Lucky Star Wars Fan Makes Big Discovery
Written By: E. Thomas
A lucky Star Wars fan has made the discovery of a lifetime. One
of our readers has found what could be the earliest George Lucas signature on record. The story begins when our reader, we'll
call him "Tom," was working at his first job at a production company in Hollywood, CA. The company was the prestigious
Family Theater Productions. Its founder, Father Patrick Peyton, was responsible for one of the World's most familiar memes. His slogan; "The
family that prays together, stays together" has been part of popular culture for over 50 years.
Father Peyton Speaks
to a Massive Crowd
"This was my first job in the motion picture industry"
says our reader Tom. Interestingly enough Family Theater also gave James Dean, William Shatner and George Lucas their first
jobs in the industry. James Dean made his first movie appearance in the film Hill Number One. Dean played "John the Apostle." (Pictured below.) William Shatner starred in three films centering around the
psalms, including an award winning short film called The Soldier. And legendary filmmaker George Lucas got his first gig with the company working as a Camera Assistant. These were certainly
humble beginnings for three of Hollywood's biggest names.
James Dean in "Hill
Tom says: "I was just a kid when I first started working
for the company." He contines his story telling me there had been a rumor that George Lucas had received his first
screen credit working for the company in the mid 1960s. "At the time we still had a few older employees who had been
with the company since the early 1960s, and they insisted the rumors were true. This included a Priest named Father Heinzer
and a Producer named Austin 'Pete' Peterson." (Peterson was actually the producer of the legendary Colgate Comedy Hour,
starring Dean Martin and Jerry Lewis.) "Both of these men were my friends. And Mr. Peterson and I were very close. I
used to joke with him saying that he was my Obi-Wan Kenobi. It was Pete who told me about the George Lucas screen credit."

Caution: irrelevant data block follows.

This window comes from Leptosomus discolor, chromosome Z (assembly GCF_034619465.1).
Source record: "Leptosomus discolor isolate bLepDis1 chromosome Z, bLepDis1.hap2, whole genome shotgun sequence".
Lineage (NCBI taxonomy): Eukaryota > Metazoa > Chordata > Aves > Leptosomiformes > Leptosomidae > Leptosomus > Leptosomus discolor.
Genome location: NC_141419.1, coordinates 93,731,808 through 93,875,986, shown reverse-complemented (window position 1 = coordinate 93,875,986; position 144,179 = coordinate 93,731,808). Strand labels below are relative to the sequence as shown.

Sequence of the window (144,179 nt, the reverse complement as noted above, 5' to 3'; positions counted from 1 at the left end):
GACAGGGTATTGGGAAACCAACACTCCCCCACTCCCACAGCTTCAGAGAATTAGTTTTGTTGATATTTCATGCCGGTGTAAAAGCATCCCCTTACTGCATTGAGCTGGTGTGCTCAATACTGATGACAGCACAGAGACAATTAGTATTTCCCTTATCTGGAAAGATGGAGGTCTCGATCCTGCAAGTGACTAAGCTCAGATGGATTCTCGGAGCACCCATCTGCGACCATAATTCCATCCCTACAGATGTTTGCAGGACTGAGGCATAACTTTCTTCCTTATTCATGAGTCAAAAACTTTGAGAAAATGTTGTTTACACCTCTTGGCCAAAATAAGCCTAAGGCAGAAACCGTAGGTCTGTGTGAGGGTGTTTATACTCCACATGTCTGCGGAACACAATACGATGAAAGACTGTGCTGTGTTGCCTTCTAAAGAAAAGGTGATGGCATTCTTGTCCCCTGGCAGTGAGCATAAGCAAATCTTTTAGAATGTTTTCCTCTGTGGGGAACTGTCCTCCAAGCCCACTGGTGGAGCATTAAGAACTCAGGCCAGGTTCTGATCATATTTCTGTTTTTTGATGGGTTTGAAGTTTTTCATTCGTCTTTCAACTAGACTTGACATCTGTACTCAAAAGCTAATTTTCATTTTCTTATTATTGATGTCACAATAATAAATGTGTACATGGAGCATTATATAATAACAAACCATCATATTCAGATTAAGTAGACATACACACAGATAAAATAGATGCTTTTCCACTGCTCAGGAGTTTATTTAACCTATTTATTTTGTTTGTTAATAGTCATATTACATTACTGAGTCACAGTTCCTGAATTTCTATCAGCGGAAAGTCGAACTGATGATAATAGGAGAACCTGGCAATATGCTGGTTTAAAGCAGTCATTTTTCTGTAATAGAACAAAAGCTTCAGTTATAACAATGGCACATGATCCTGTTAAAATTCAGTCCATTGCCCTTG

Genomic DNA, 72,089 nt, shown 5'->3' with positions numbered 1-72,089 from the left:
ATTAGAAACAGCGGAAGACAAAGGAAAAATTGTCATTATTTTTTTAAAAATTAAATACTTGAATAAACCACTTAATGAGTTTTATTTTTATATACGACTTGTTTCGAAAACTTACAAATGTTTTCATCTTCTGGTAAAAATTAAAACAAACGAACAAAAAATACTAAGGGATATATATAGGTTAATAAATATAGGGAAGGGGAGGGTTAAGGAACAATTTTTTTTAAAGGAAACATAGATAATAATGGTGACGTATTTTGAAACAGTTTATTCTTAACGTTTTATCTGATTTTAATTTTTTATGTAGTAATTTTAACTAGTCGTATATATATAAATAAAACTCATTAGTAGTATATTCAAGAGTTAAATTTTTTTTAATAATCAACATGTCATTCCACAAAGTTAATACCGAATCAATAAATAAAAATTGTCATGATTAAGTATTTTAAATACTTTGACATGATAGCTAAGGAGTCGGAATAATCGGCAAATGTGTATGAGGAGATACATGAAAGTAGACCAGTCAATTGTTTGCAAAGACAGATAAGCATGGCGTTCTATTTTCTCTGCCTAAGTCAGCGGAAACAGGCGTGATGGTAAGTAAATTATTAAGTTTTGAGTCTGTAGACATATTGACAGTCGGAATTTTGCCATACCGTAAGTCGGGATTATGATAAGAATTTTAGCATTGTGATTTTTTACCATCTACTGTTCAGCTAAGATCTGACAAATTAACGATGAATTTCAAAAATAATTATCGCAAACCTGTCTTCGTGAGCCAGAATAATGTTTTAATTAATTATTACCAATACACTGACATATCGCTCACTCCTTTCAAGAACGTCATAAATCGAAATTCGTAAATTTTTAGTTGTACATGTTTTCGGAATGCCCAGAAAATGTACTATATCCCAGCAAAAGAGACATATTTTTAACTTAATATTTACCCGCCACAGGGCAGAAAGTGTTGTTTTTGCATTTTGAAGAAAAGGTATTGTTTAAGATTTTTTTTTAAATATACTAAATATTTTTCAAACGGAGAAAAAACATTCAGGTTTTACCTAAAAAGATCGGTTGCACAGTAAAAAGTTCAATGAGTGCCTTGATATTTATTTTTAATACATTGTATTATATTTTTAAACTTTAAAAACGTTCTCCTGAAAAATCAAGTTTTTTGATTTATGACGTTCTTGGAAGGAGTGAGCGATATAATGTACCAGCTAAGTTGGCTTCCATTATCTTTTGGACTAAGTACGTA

Tom says at the time he was a huge Star Wars fan. Judging by the appearance of his home, which is filled with Star Wars collectibles,
his passion for the saga continues to this day.
Tom continues: "Now my boss at the time was a Mr. Dennis
Roverato. He was a handsome, dashing looking fellow with an Errol Flynn moustache. He was like a mentor to me. He was also
kind, gracious and extremely patient. I was a brash, impetuous young man, fresh off the bus from Upstate NY. I had no idea
what I was doing in the big city. And without people like Dennis I would never have survived in Los Angeles. I was full of
energy and I constantly needed something to keep me busy. This is when I began my quest to find the lost first screen credit
of Mr George Lucas."
Tom explains the company was getting ready to transfer and preserve their old films. And
they needed someone to supervise the transfer. "Dennis figured I was the best man for the job. Plus it would keep me
busy. I was given the job of reviewing the entire Family Theater film catalog. This was no small task. The company had produced
dozens of films over the years. I was witness to the entire history of the company. I was to watch each movie and then prepare
the film reels for transfer and preservation. This is when I discovered the lost first screen credit of George Lucas. At first
I hadn't believed the rumors, but when I finally discovered the truth I was speechless."
However finding the screen credit was only the beginning of the
adventure. Tom continues: "Once I found the credit I immediately wondered if Mr Lucas had signed a contract. Or maybe
there was something else in the archives with his signature?" Tom informs me that during this time the Family Theater